First Presence in Cambodia

Independece Monument, Phnom Penh
Our arrival in Cambodia marked some significant achievements for us. It started the last section of our long journey after being freed from the three-year-working contract in Ambon. As you can read in the previous postings, this long journey began when we traveled before to Maros and Makassar in Sulawesi. Then the second part was to Kuala Lumpur plus Singapore while we were leading two consecutive tours. And now when we put our first step on the Khmer's land, our personal trip abroad had just begun.

Frankly to say, this also became our first visit to a country poorer than ours. Cambodia's income per capita was roughly half of Indonesia's. Their local currency Riel, however, was about three times better in value than Indonesian Rupiah. Interestingly, Riel is used along US dollars for most transactions in Cambodia. In fact, USD is more prominent than Riel itself. There is no coin money so Riel plays the role of cents. Let say if we buy something cost 1,5 US dollars using a 2 dollar note, we will get 2000 riel in return (One US dollar is roughly considered as 4000 Riel). They must have put many examples of transactions for their Math problems at school, I guess.

A corner view of Phnom Penh streets with its typical messy electric cable.
A fine example of French architecture building in Phnom Penh.
Not so many high-rises in Phnom Penh but this new tower.
After getting stamped in at the immigration, we straightly walked out the Phnom Penh Airport's gate, trying to avoid any transport traps as there were no any public transports available from there. There were none in the downtown either. So for transportation options, it had only got hired vehicles like car taxis, motorcycle taxis, pedicabs, and tuk-tuks. Just outside the gate, we easily found motorcycle taxis offering their service.

We had quite an excitement when on the motorcycle as we saw all people driving on the right side. Cambodia was the first drive-on-the-right-side country we ever visited after all. But the biggest fun we had was because we rode the bike three-on-one. Nothing really new with this concept as we also had this kind of attitude in our country. Still I was a bit afraid of getting caught by the police coz we did it on a main street! But then after seeing some others also performed this action, I was convinced that no police would gonna stop us whatsoever.

Riding three-on-one with bags was really achy. Thanks to the short distance from the airport to downtown, otherwise we would have got cramped. Entering the downtown area, the driver didn't seem to have any idea where our guesthouse really was. Many of them were from villages and came to the capital city just recently so they did not know much about the city details. Rather than having three-on-one any longer, we chose to hop off somewhere in the downtown. Then with a map, we could find our way to the guesthouse by our own.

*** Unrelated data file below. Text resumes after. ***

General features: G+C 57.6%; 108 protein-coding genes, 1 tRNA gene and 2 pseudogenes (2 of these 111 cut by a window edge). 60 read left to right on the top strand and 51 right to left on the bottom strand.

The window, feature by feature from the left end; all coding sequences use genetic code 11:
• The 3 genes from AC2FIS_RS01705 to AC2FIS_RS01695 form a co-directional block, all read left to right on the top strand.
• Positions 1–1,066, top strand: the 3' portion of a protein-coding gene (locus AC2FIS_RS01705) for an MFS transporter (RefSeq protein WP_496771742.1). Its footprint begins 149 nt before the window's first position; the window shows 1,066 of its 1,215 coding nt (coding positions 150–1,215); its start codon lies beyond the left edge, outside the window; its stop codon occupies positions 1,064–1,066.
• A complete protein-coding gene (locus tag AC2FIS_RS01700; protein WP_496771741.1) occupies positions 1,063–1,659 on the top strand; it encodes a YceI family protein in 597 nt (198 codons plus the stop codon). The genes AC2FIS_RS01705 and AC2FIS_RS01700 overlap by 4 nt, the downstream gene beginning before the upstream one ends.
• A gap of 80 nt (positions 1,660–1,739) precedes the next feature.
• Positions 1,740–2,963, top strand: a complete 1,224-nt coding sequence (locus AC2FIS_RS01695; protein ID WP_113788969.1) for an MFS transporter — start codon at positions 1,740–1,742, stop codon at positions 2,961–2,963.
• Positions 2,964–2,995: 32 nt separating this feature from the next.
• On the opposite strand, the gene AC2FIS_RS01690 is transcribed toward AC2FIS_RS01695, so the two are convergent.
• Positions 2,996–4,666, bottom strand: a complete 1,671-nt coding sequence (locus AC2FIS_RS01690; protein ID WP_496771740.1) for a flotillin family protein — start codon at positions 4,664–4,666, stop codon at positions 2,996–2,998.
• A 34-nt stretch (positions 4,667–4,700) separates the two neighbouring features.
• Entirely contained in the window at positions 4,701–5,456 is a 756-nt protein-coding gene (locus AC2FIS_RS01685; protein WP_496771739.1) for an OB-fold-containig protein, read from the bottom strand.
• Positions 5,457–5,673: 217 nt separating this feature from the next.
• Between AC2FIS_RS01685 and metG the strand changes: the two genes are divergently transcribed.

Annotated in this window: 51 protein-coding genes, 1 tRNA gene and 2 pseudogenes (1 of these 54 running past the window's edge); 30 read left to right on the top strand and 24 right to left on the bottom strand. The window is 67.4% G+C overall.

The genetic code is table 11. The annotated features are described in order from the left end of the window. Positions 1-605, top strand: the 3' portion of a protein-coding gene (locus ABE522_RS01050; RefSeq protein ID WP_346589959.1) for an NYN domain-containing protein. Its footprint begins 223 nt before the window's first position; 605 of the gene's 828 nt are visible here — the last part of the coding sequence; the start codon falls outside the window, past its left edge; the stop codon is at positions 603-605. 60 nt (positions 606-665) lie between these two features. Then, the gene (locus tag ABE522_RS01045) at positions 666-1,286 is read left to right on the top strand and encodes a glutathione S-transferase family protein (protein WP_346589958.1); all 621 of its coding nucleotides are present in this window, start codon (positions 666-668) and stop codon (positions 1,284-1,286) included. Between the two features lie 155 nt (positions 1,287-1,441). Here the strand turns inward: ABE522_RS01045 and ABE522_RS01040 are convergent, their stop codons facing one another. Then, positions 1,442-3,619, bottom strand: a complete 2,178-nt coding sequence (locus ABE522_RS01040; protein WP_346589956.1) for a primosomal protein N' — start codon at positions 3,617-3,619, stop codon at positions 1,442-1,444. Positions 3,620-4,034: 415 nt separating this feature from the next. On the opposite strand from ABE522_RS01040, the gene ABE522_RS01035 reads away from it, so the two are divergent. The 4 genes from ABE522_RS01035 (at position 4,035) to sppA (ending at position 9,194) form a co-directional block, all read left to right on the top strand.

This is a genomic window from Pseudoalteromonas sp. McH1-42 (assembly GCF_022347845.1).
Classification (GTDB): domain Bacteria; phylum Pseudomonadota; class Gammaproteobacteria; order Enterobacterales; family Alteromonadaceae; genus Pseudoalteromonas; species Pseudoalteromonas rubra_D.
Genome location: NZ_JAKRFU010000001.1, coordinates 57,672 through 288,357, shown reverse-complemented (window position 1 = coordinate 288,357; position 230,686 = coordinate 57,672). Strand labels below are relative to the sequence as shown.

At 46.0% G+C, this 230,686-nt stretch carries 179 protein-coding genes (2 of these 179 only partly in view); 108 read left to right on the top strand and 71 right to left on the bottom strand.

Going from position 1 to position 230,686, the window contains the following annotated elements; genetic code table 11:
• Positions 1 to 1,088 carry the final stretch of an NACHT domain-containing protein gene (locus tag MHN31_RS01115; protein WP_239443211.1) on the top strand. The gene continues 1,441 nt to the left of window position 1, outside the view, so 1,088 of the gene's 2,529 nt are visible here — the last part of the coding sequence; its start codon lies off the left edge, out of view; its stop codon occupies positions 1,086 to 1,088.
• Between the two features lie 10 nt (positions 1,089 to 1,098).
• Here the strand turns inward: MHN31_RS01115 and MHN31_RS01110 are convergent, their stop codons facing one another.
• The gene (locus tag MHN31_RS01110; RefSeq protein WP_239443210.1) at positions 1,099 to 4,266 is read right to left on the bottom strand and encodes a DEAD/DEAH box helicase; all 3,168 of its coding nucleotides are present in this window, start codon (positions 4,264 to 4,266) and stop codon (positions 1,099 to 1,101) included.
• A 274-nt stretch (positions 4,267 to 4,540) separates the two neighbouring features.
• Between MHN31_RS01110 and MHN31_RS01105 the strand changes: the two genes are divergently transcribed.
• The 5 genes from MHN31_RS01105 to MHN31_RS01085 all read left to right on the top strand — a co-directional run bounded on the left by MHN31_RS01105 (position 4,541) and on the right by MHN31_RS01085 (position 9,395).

One mode of transports in Cambodia; a pedicab.

Some of the tuk-tuks we found were in unique design like this one.

Not having public transports in town resulted the high cost to move around in Cambodian towns. Alternatively, travelers could rent vehicle just what we would do later in Siem Reap. Different situation applied for lodgings in Cambodia which are so cheap. Really, this was one of the good things in that country. What we had for our accommodation was an inexpensive guesthouse cost under $10. Yet it gave us a big comfortable room with TV and internet access. Located on the 3rd floor without lift was its only drawback.

After having some break, we went out strolling along Sisowath Quay until reaching the front yard of the Royal Palace. Here was the assigned meeting point with our first Cambodian friend Vannak. He was also a couchsurfer like us. As he had promised long before we came to Cambodia, he brought us to a food stall and treated us food called Num Pang. It was a kind of baguette with meat and vegetable inside. Simply, Num Pang is a Cambodian sandwich. But what made us curious about this food was its name as the word 'numpang' means something in our language.
Eating Num Pang
Vietnamese-style of food stalls with its short seats
were not uncommon to be found in Phnom Penh.

At night, we walked back through the Independence Monument, which was very iconic landmark. Cambodia got its independence from France in 1953 but then suffered from many devastating civil wars afterwards. Therefore, other than ancient temples, visitors in Cambodia may also have a unique experience of 'horror tourism' by visiting places like the Killing Field and Genocide Museum. Unfortunately due to lack of time, we didn't go to those terrifying places in this trip.

Other than its history (ancient kingdoms and modern civil wars) and its culture, one of the reason to visit Cambodia was for its wild night life. Many sex tourists (mostly westerners) saw the country as an alternative destination to the neighbor Thailand. Uninterested in those kinds of things, we chose to return to our guesthouse and had enough rest to prepare ourselves for tomorrow's exploration throughout the capital city of Cambodia.

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